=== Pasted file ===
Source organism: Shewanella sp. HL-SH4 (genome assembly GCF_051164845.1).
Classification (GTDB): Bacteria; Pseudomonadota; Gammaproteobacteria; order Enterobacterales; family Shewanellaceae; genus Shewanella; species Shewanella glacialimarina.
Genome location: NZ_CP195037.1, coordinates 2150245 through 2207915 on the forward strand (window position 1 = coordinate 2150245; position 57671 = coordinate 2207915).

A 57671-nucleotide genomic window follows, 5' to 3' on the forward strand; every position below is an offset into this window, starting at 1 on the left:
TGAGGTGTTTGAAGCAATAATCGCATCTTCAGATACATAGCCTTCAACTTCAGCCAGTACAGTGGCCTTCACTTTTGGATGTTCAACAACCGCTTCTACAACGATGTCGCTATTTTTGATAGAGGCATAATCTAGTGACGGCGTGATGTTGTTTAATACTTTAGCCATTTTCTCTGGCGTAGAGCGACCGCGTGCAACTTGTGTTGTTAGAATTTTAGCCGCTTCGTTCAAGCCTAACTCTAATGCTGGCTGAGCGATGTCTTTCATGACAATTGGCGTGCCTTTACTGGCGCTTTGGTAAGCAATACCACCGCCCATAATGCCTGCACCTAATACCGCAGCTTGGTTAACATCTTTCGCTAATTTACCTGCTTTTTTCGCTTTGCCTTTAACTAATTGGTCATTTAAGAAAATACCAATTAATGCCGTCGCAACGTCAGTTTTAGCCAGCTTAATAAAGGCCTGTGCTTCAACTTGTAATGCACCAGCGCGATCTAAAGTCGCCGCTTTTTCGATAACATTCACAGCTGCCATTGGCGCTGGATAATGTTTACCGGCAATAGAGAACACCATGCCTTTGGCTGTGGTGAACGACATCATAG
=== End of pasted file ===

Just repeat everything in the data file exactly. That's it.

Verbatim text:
Source organism: Shewanella sp. HL-SH4 (genome assembly GCF_051164845.1).
Classification (GTDB): Bacteria; Pseudomonadota; Gammaproteobacteria; order Enterobacterales; family Shewanellaceae; genus Shewanella; species Shewanella glacialimarina.
Genome location: NZ_CP195037.1, coordinates 2150245 through 2207915 on the forward strand (window position 1 = coordinate 2150245; position 57671 = coordinate 2207915).

A 57671-nucleotide genomic window follows, 5' to 3' on the forward strand; every position below is an offset into this window, starting at 1 on the left:
TGAGGTGTTTGAAGCAATAATCGCATCTTCAGATACATAGCCTTCAACTTCAGCCAGTACAGTGGCCTTCACTTTTGGATGTTCAACAACCGCTTCTACAACGATGTCGCTATTTTTGATAGAGGCATAATCTAGTGACGGCGTGATGTTGTTTAATACTTTAGCCATTTTCTCTGGCGTAGAGCGACCGCGTGCAACTTGTGTTGTTAGAATTTTAGCCGCTTCGTTCAAGCCTAACTCTAATGCTGGCTGAGCGATGTCTTTCATGACAATTGGCGTGCCTTTACTGGCGCTTTGGTAAGCAATACCACCGCCCATAATGCCTGCACCTAATACCGCAGCTTGGTTAACATCTTTCGCTAATTTACCTGCTTTTTTCGCTTTGCCTTTAACTAATTGGTCATTTAAGAAAATACCAATTAATGCCGTCGCAACGTCAGTTTTAGCCAGCTTAATAAAGGCCTGTGCTTCAACTTGTAATGCACCAGCGCGATCTAAAGTCGCCGCTTTTTCGATAACATTCACAGCTGCCATTGGCGCTGGATAATGTTTACCGGCAATAGAGAACACCATGCCTTTGGCTGTGGTGAACGACATCATAG